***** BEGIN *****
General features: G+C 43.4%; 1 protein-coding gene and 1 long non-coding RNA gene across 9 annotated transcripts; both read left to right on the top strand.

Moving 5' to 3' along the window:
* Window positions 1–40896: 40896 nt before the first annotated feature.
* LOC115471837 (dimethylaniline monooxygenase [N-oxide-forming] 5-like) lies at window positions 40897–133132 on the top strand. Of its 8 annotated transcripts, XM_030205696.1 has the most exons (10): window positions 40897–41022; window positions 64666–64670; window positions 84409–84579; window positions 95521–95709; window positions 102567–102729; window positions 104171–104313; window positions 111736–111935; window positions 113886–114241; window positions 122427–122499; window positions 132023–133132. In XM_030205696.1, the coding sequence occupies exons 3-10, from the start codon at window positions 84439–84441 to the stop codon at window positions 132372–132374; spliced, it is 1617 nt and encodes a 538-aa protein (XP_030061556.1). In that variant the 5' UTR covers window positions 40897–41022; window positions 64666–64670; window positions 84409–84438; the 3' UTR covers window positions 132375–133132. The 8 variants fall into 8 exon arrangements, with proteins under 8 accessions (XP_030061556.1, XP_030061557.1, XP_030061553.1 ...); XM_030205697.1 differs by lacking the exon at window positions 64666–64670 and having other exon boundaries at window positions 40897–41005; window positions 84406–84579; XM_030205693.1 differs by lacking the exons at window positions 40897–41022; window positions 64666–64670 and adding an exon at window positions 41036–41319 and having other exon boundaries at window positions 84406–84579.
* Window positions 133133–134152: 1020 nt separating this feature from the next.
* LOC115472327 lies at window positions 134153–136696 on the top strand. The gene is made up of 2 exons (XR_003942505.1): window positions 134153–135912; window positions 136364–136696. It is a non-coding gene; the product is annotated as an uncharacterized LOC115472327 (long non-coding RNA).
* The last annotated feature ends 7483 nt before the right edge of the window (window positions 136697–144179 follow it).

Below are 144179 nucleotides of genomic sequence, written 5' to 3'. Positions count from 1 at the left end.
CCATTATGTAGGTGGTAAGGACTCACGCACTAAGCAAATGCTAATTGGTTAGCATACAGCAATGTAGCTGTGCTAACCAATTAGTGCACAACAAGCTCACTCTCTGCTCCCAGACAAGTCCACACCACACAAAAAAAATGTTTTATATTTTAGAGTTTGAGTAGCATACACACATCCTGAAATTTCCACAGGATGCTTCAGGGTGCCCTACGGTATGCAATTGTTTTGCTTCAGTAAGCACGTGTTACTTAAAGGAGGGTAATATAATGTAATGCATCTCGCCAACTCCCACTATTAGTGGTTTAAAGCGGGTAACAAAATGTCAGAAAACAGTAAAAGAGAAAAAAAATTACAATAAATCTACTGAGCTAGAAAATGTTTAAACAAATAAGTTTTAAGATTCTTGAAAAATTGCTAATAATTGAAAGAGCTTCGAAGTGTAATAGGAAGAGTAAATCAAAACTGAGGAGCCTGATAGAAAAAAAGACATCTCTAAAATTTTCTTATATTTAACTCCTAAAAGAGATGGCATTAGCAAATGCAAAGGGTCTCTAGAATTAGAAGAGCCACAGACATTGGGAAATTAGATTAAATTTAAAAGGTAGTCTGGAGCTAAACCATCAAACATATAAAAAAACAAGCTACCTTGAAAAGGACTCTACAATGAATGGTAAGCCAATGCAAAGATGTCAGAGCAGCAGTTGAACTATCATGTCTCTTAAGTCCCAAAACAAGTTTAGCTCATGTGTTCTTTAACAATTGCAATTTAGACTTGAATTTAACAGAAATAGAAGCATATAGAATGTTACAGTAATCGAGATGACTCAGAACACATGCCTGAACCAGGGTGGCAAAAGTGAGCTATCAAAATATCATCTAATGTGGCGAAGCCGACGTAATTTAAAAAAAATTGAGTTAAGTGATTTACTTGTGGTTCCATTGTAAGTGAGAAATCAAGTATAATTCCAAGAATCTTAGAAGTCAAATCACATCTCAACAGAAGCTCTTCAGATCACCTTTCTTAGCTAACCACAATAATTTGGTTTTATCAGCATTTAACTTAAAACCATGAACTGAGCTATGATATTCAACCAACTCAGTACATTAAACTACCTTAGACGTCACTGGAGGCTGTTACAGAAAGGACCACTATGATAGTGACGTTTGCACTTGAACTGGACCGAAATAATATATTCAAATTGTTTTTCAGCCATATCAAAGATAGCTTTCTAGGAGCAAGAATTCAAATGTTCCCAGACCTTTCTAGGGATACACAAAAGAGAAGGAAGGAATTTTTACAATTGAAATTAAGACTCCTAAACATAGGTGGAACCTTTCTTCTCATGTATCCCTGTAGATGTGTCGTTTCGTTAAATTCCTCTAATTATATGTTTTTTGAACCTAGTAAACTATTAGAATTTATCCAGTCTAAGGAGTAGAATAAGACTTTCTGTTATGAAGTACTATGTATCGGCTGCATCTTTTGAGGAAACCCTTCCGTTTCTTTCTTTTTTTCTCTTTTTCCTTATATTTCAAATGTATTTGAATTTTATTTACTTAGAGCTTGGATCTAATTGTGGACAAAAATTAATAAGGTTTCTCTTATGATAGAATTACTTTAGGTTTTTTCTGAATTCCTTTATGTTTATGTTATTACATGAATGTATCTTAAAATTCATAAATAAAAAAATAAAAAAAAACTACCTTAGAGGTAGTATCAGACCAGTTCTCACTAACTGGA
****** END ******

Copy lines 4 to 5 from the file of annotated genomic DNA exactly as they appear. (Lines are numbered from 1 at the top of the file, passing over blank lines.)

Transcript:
* LOC115471837 (dimethylaniline monooxygenase [N-oxide-forming] 5-like) lies at window positions 40897–133132 on the top strand. Of its 8 annotated transcripts, XM_030205696.1 has the most exons (10): window positions 40897–41022; window positions 64666–64670; window positions 84409–84579; window positions 95521–95709; window positions 102567–102729; window positions 104171–104313; window positions 111736–111935; window positions 113886–114241; window positions 122427–122499; window positions 132023–133132. In XM_030205696.1, the coding sequence occupies exons 3-10, from the start codon at window positions 84439–84441 to the stop codon at window positions 132372–132374; spliced, it is 1617 nt and encodes a 538-aa protein (XP_030061556.1). In that variant the 5' UTR covers window positions 40897–41022; window positions 64666–64670; window positions 84409–84438; the 3' UTR covers window positions 132375–133132. The 8 variants fall into 8 exon arrangements, with proteins under 8 accessions (XP_030061556.1, XP_030061557.1, XP_030061553.1 ...); XM_030205697.1 differs by lacking the exon at window positions 64666–64670 and having other exon boundaries at window positions 40897–41005; window positions 84406–84579; XM_030205693.1 differs by lacking the exons at window positions 40897–41022; window positions 64666–64670 and adding an exon at window positions 41036–41319 and having other exon boundaries at window positions 84406–84579.
* Window positions 133133–134152: 1020 nt separating this feature from the next.